Category Archives: Inequality

Sunshine List – 111,440 Ontario Civil Service Executives Top $100,000

Ontario Sunshine List

Sunshine list shows that 111,440 public servants in the Broader Ontario Public Service earned more than $100,000 with Ontario Power Generation CEO Tom Mitchell (pictured above) topping the list with a whopping $1.55 million salary.

The number of Ontario public sector employees making six-figure salaries has now hit 111,440 according to figures released this week.

That’s 13,474 more employees than last year’s list, an increase of about 14 per cent. That means the equivalent of the population of cities the size of Thunder Bay or Kingston made this year’s list.

The top ten list of public earners was dominated by electricity, university and hospital sector big-wigs.

Topping the chart is Tom Mitchell, Ontario Power Generation (OPG) CEO, who took in a $1.55 million salary and another $6,893 in taxable benefits in 2014. This a 9.2 per cent decrease from last year, when Mitchell’s salary was $1.72 million. Continue reading

Lack of Economic Opportunity For Young People Not A Question Of Young Vs. Old – It’s A Question Of The 1% Vs. the Rest Of Us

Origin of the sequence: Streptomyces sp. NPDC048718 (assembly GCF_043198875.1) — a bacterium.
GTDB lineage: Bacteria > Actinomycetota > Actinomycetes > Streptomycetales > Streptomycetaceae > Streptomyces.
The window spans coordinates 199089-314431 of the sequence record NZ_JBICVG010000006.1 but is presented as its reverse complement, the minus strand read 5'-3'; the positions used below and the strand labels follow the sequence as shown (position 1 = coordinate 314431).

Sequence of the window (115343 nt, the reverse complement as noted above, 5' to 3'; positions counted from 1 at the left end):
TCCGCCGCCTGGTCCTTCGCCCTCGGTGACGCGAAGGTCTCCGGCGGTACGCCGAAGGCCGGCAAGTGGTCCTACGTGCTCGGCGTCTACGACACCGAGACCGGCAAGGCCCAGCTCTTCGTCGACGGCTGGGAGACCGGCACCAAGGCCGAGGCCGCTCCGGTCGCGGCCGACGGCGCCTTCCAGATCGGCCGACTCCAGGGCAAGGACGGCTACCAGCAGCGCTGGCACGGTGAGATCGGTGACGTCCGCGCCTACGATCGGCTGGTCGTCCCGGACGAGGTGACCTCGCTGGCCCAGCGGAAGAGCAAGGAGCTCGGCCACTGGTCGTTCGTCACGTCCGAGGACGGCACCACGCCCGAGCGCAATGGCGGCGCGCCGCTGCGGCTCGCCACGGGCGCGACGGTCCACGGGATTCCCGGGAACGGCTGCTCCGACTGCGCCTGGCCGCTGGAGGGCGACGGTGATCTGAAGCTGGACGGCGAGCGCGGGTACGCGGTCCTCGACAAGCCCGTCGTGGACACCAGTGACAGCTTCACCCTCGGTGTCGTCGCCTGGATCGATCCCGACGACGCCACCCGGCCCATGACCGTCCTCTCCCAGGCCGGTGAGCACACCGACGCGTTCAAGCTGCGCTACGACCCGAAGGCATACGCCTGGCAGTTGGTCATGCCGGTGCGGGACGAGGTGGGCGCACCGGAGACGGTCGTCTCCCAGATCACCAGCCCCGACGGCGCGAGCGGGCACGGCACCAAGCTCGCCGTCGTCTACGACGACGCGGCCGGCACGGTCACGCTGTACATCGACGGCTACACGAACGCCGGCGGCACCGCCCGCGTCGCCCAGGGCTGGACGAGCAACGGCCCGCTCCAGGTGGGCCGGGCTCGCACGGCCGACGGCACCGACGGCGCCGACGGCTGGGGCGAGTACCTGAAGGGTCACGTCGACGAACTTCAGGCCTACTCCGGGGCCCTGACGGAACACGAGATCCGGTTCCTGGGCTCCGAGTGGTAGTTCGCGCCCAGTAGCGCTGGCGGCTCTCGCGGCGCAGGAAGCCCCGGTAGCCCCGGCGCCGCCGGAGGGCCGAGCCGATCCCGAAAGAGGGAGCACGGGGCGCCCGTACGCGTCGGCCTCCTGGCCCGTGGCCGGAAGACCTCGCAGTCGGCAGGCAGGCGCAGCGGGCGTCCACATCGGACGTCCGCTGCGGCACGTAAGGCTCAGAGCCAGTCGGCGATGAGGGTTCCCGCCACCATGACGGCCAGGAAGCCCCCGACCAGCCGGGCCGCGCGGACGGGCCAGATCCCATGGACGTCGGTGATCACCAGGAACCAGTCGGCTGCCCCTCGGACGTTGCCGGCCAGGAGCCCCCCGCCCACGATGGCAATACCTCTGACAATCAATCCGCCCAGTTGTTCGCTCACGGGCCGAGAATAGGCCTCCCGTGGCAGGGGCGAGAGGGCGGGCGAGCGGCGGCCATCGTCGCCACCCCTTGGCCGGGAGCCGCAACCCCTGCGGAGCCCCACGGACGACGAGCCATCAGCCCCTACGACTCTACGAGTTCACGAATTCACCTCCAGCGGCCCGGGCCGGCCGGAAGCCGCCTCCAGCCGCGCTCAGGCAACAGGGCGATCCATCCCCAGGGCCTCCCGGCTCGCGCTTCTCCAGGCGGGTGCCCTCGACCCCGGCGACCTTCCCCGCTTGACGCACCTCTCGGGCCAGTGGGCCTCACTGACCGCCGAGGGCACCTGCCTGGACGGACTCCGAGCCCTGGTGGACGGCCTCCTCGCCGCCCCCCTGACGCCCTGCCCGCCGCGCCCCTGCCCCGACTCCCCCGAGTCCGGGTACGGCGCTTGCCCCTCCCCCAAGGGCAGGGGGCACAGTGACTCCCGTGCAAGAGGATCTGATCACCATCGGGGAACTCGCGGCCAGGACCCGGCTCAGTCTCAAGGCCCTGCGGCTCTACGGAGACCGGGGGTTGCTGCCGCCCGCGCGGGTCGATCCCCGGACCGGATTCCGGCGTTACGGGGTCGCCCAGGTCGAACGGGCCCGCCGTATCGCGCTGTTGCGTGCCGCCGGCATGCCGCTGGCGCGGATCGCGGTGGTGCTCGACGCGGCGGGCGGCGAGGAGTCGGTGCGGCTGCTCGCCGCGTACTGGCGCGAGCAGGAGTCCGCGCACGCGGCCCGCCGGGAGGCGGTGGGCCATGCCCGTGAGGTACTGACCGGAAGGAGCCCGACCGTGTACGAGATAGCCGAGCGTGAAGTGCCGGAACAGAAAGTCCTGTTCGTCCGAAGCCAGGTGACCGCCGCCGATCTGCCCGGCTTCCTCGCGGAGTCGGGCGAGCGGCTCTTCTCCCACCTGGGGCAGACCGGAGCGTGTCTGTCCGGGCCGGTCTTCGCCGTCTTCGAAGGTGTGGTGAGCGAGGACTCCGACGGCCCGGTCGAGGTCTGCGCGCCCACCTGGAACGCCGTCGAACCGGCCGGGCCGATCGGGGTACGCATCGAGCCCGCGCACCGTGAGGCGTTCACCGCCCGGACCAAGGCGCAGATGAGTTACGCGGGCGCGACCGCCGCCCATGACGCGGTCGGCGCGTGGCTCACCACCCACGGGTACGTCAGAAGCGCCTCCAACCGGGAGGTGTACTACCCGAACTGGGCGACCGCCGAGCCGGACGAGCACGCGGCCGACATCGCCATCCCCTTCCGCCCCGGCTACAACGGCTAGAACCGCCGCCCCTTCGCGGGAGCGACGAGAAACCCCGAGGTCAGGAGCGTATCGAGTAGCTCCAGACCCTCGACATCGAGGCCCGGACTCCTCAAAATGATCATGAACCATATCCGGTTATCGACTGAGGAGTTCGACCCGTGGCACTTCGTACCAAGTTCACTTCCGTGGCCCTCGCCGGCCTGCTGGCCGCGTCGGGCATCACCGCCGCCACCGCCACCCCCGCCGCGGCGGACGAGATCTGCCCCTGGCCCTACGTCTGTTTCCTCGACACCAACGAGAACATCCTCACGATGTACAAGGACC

A recent report by the Organisation for Economic Co-operation and Development (OECD), shows that Canada is the worst in the developed world in terms of income inequality.

A recent report by the Organisation for Economic Co-operation and Development (OECD), shows that Canada is the worst in the developed world in terms of income inequality.

A study released by the Conference Board of Canada last week painted a picture of a growing income gap between old and young — a gap the report says that could “trigger a backlash” among young people unwilling to pay taxes when the benefits that those taxes are paying for (CPP, medicare, etc.) largely go to their elders.

The Conference Board report raises an incredibly important issue: the lack of opportunity for young people in today’s economy.

The problem with the report is the particular spin on this tale that it shares with most mainstream media accounts of the lack of economic opportunity for young people — it pits the old against young, while studiously avoiding the real cause of the problem: government policies that have led to a widening gap between the rich and the rest of us of all ages. Continue reading